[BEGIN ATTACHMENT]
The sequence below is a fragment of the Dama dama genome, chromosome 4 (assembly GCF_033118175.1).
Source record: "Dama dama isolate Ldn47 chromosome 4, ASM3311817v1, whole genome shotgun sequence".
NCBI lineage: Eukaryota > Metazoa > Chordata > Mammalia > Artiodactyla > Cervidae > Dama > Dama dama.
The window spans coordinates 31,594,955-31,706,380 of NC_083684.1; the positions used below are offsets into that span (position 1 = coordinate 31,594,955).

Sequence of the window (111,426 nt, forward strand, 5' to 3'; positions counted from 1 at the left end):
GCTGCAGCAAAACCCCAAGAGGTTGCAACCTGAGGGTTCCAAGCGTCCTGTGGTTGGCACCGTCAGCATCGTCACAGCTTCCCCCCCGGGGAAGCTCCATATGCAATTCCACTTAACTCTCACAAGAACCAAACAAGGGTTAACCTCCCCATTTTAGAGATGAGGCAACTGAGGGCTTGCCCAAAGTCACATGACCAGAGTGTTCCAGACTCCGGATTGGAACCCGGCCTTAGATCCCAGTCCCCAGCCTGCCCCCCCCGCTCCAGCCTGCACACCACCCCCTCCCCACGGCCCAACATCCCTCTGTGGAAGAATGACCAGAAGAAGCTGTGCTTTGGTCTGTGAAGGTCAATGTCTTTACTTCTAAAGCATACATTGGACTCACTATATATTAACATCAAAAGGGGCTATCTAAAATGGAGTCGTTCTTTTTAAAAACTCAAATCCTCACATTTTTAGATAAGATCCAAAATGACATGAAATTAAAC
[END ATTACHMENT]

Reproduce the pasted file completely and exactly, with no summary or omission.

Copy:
The sequence below is a fragment of the Dama dama genome, chromosome 4 (assembly GCF_033118175.1).
Source record: "Dama dama isolate Ldn47 chromosome 4, ASM3311817v1, whole genome shotgun sequence".
NCBI lineage: Eukaryota > Metazoa > Chordata > Mammalia > Artiodactyla > Cervidae > Dama > Dama dama.
The window spans coordinates 31,594,955-31,706,380 of NC_083684.1; the positions used below are offsets into that span (position 1 = coordinate 31,594,955).

Sequence of the window (111,426 nt, forward strand, 5' to 3'; positions counted from 1 at the left end):
GCTGCAGCAAAACCCCAAGAGGTTGCAACCTGAGGGTTCCAAGCGTCCTGTGGTTGGCACCGTCAGCATCGTCACAGCTTCCCCCCCGGGGAAGCTCCATATGCAATTCCACTTAACTCTCACAAGAACCAAACAAGGGTTAACCTCCCCATTTTAGAGATGAGGCAACTGAGGGCTTGCCCAAAGTCACATGACCAGAGTGTTCCAGACTCCGGATTGGAACCCGGCCTTAGATCCCAGTCCCCAGCCTGCCCCCCCCGCTCCAGCCTGCACACCACCCCCTCCCCACGGCCCAACATCCCTCTGTGGAAGAATGACCAGAAGAAGCTGTGCTTTGGTCTGTGAAGGTCAATGTCTTTACTTCTAAAGCATACATTGGACTCACTATATATTAACATCAAAAGGGGCTATCTAAAATGGAGTCGTTCTTTTTAAAAACTCAAATCCTCACATTTTTAGATAAGATCCAAAATGACATGAAATTAAAC